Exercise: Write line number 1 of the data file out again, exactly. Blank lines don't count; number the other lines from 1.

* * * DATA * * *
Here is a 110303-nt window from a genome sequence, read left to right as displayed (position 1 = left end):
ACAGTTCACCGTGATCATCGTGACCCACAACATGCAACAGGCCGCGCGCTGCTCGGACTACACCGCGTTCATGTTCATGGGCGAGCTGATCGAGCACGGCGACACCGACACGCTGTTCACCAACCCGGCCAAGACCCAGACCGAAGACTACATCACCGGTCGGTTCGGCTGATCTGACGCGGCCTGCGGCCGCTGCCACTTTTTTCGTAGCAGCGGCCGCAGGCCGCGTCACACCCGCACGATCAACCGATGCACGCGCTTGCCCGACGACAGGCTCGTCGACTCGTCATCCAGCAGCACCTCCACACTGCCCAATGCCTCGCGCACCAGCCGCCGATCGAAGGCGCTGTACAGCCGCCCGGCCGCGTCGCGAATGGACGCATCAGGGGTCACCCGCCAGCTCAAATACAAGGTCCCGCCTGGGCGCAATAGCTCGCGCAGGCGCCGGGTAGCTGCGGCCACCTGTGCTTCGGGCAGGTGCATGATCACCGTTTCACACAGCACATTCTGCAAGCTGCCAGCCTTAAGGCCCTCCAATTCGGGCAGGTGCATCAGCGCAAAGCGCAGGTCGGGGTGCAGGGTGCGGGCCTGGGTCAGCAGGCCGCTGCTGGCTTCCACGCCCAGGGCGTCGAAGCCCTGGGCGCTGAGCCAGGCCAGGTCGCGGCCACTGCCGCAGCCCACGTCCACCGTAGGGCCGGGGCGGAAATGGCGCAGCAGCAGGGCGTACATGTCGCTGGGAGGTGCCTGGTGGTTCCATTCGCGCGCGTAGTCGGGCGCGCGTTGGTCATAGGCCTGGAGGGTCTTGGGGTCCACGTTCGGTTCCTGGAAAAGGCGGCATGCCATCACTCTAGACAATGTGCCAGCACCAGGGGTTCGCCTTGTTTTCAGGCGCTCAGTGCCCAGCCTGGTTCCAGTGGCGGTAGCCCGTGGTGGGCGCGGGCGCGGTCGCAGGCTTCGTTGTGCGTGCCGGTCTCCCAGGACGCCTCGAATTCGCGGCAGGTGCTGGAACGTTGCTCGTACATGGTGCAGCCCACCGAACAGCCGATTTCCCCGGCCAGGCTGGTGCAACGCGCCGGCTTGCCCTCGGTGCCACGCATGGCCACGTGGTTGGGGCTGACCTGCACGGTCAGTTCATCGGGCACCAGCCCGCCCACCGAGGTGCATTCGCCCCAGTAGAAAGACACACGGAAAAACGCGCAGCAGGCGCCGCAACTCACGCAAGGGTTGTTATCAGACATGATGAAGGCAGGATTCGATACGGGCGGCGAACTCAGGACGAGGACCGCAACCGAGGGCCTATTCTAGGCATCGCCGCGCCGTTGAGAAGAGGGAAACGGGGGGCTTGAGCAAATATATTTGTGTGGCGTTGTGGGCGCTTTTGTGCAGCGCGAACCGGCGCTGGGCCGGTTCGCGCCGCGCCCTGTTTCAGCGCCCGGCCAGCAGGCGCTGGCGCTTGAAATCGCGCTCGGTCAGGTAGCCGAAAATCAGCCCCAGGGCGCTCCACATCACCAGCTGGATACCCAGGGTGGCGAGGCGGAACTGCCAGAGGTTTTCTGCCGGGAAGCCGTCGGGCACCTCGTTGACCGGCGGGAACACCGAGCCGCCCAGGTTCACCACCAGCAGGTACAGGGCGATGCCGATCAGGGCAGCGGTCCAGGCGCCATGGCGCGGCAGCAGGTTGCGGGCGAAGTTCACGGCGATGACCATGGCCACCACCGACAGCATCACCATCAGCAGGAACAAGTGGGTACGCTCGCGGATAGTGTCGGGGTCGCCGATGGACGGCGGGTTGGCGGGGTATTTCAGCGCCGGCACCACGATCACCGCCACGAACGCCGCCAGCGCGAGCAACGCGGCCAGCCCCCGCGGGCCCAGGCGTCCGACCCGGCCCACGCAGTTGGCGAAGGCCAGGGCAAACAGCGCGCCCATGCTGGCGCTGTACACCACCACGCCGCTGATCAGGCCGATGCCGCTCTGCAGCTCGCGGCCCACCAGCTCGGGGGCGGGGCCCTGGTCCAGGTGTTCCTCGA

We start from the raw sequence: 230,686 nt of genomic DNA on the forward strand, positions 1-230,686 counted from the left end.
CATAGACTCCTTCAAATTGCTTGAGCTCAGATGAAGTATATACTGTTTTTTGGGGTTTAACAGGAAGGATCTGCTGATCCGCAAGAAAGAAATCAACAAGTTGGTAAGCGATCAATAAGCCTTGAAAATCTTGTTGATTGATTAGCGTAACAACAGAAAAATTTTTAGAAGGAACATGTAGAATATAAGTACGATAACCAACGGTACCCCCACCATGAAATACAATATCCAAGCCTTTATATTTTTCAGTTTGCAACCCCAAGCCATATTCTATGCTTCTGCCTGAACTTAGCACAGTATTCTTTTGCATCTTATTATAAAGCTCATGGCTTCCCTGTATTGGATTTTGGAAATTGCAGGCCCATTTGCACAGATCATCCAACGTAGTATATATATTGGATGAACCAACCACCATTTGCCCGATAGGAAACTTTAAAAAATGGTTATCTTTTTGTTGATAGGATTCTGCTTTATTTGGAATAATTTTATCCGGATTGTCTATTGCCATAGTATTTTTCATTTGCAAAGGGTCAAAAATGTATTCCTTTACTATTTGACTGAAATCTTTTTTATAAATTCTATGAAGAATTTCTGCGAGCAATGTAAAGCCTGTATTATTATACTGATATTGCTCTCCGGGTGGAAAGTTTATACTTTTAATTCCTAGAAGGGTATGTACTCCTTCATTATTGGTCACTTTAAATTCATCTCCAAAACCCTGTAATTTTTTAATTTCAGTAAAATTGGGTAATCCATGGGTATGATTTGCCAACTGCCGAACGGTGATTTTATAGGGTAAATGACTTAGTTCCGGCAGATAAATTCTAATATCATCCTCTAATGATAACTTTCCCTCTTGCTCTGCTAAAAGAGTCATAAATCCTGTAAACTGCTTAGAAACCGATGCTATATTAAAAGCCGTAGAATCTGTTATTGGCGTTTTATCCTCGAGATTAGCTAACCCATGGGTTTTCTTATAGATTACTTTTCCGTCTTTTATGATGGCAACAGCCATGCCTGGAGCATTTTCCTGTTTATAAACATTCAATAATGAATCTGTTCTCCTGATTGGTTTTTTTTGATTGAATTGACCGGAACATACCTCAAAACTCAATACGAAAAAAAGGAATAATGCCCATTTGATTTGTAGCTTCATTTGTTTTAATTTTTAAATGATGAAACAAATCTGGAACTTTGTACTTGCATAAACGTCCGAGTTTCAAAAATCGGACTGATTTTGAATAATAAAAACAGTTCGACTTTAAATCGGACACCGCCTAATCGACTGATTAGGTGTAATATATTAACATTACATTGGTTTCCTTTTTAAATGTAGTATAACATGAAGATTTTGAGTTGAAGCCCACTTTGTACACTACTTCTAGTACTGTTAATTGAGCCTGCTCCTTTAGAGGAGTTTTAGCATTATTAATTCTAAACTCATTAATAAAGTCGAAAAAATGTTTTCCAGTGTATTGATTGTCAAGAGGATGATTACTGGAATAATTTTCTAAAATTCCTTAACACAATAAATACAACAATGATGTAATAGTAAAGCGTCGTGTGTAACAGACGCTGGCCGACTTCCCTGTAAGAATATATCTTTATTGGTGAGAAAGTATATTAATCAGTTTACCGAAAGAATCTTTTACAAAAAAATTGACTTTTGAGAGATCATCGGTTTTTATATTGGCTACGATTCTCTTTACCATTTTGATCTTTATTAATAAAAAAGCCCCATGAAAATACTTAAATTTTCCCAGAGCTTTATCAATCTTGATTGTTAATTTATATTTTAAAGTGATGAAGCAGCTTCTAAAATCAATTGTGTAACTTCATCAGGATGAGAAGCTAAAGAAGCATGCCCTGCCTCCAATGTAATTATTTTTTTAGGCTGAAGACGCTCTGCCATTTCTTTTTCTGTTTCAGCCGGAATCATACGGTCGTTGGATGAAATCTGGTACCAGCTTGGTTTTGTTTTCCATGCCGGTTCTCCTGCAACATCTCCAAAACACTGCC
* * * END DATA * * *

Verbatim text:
Here is a 110303-nt window from a genome sequence, read left to right as displayed (position 1 = left end):